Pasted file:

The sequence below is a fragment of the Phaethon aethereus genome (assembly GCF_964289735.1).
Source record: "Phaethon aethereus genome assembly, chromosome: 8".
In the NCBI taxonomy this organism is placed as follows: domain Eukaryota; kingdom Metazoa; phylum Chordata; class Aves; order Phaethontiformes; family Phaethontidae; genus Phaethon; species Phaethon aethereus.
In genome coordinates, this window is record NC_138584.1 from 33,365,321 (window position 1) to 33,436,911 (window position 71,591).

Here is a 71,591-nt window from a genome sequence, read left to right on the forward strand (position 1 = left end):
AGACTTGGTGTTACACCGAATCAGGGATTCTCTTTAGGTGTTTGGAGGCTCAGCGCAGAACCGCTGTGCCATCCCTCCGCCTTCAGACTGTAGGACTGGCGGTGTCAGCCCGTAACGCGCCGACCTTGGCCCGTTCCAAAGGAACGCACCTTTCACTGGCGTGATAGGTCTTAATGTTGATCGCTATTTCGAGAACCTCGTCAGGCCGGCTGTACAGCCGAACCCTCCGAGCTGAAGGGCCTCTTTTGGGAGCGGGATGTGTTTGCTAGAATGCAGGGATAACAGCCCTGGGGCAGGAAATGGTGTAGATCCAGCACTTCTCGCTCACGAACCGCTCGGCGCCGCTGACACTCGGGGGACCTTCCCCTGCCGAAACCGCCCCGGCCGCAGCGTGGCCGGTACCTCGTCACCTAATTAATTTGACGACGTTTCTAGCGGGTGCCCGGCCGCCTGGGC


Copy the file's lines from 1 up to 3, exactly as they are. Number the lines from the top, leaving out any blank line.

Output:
The sequence below is a fragment of the Phaethon aethereus genome (assembly GCF_964289735.1).
Source record: "Phaethon aethereus genome assembly, chromosome: 8".
In the NCBI taxonomy this organism is placed as follows: domain Eukaryota; kingdom Metazoa; phylum Chordata; class Aves; order Phaethontiformes; family Phaethontidae; genus Phaethon; species Phaethon aethereus.